Collective Capabilities, Culture, and Amartya Sen’s Development as Freedom
An Analysis by Peter Evans
In this paper, Peter Evans, Professor in the Sociology Department at the University of California, Berkeley, argues that the more challenging implications of Sen’s are largely left unexplored in Development as Freedom and that exploring them makes Sen’s capability approach even more provocative and promising.
The Challenge of the Capability Approach
Development as Freedom’s basic proposition is that we should evaluate development in terms of “the expansion of the capabilities of people to lead the kind of lives they value and have reason to value”, which is Sen’s definition of freedom. Unlike increases in income, the expansion of people’s “capabilities” depends both on the elimination of oppression and on the provision of facilities like basic education, health care, and social safety nets. Basic education, health care, and women’s rights are themselves constitutive of development. Growth in real output per head is also likely to expand people’s capabilities, especially at lower levels of income, but it cannot be considered, in itself, the ultimate yardstick of development or well-being.
The “capabilities approach” broadens the core definition of economic development and theorizes the possibility and necessity of “social choice.” Sen has argued convincingly that increasing the amount of information taken into consideration in making a decision, for example, allowing even relatively crude interpersonal comparisons of individual utilities, returns social choice to the realm of possibility. Having shown that social choice is possible, he then goes on to suggest that it is necessary.
Sen states that for the less privileged attaining development as freedom requires collective action and organised collectives-unions, political parties, village councils, women’s groups, etc.—are fundamental as they provide an arena for formulating shared values and preferences, and instruments for pursuing them, even in the face of powerful opposition. He argues that some of the greatest intrinsic satisfactions in life arguably come from social interaction with others who share our interests and values—friends, families, communities, and other groups. These sorts of interactions are not just sources of “utility,” they are also central to the development of our identities, values, and goals. They are fundamental in our efforts to figure out what we “have reason to value.” At the same time, opportunities for collective action are clearly of instrumental value in securing the other kinds of freedoms that Sen enumerates—from transparency to social opportunities to protective security.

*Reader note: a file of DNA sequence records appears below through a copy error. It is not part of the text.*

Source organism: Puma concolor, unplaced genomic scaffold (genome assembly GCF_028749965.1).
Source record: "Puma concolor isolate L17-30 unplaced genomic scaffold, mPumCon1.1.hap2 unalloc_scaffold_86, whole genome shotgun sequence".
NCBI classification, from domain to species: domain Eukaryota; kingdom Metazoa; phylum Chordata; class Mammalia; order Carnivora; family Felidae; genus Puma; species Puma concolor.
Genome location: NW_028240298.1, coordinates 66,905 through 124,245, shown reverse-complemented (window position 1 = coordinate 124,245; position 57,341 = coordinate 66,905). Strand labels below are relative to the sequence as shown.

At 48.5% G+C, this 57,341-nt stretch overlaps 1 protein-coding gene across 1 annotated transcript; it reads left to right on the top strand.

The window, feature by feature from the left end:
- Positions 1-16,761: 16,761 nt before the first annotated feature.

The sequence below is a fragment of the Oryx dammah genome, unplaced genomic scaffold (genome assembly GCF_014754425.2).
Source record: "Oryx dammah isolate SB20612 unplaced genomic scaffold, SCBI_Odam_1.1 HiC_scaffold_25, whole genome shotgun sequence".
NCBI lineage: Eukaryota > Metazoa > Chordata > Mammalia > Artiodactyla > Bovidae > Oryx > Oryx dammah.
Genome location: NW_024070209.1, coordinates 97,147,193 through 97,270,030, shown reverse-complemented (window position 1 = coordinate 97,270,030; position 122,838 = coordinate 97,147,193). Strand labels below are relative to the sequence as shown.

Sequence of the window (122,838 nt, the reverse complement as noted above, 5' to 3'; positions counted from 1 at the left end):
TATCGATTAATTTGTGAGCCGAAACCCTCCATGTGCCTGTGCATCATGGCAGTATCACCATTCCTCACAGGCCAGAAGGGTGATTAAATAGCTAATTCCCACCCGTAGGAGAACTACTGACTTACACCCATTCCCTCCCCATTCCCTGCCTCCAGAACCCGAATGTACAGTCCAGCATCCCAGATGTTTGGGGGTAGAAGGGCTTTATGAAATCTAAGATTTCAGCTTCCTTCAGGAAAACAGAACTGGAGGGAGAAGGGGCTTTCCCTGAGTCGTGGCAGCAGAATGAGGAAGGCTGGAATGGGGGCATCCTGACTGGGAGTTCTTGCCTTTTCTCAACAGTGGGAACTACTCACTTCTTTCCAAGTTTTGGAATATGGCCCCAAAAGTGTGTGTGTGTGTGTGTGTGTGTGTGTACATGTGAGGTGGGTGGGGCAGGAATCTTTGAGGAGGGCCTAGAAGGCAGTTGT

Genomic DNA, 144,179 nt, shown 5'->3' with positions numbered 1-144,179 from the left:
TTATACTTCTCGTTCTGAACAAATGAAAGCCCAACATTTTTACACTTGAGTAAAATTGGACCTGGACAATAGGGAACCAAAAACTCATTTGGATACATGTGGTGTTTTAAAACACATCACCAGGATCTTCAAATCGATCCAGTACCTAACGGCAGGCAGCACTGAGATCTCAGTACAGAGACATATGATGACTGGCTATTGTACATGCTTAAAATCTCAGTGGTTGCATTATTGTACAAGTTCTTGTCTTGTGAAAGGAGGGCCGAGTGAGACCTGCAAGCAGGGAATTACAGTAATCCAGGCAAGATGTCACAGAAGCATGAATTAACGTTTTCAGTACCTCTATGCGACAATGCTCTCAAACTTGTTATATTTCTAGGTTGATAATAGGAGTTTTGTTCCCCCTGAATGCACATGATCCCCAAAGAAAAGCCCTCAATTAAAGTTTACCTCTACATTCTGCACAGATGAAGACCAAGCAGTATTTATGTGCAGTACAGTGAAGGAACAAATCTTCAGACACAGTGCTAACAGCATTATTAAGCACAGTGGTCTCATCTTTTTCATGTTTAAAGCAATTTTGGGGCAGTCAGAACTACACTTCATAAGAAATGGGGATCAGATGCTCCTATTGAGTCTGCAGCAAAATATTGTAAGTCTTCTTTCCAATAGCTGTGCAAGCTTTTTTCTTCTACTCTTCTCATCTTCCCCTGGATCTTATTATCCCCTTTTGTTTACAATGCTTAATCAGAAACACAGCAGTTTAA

Similarly, Sen states that democratic elections and civil rights may be prerequisites for politically potent associational life. But, dense, diverse, organized collective action is necessary to exploit the opportunities created by elections and civil and complement the dispersed efforts of groups and individuals.
Culture, Social Choice, and Preference Formation
Sen is clear that “informed and unregimented formation of our values requires openness of communication and arguments”, but he does not pursue the question of how distribution of economic power over cultural processes in the modern economy might undermine the processes he advocates.
In his discussion of traditional culture and values, Sen says that preferences and values should not be a question for “the elite guardians of tradition to settle”. He emphasizes the multiple potentialities of all great cultural traditions and argues for “people being allowed to decide freely what traditions they wish or do not wish to follow” rather than being forced to “obey the decisions by religious or secular authorities who enforce traditions—real or imagined”.
What is missing is an analysis of the extent to which modern market processes might constitute an impediment to the kind of deliberative preference formation that is essential to the expansion of capabilities. While Sen explicitly criticizes the choice-based utilitarianism of economics on grounds that its relation to individual well-being is “is not very robust, since it can be easily swayed by mental conditioning and adaptive attitudes”, he does not explore the ways in which influences on “mental conditioning” might systematically reflect the interests of those with greater economic clout and political power. For example, Sen acknowledges that “the sun does not set on the empire of Coca-Cola or MTV” but he doesn’t explore the implications of these kingdoms for the ability of people to choose the kind of lives they “have reason to value.”
Institutional strategies for facilitating collective capabilities are as important to the expansion of freedom as sustaining formal electoral institutions. Indeed, without possibilities for collective mobilization formal elections too easily become a hollow farce. Sen’s capability approach provides an invaluable analytical and philosophical foundation for those interested in pursuing development as freedom, but it is a foundation that must be built on, not just admired.
Amartya Sen interview on “Development as Freedom” – https://www.youtube.com/watch?v=-6A7k6peWRM
An Introduction to Amartya Sen’s Development as Freedom – https://www.youtube.com/watch?v=BunGwSCuksE
Development as Freedom: The Human Capabilities Approach – https://raggeduniversity.co.uk/2014/05/10/development-freedom-digest-alex-dunedin/
What is Amartya Sen’s “Capability Approach” to Development and Poverty – A comprehensive study.
Disclaimer: This is a summary handout I had prepared during an internship program. The content belongs to the author/s of the original article/s.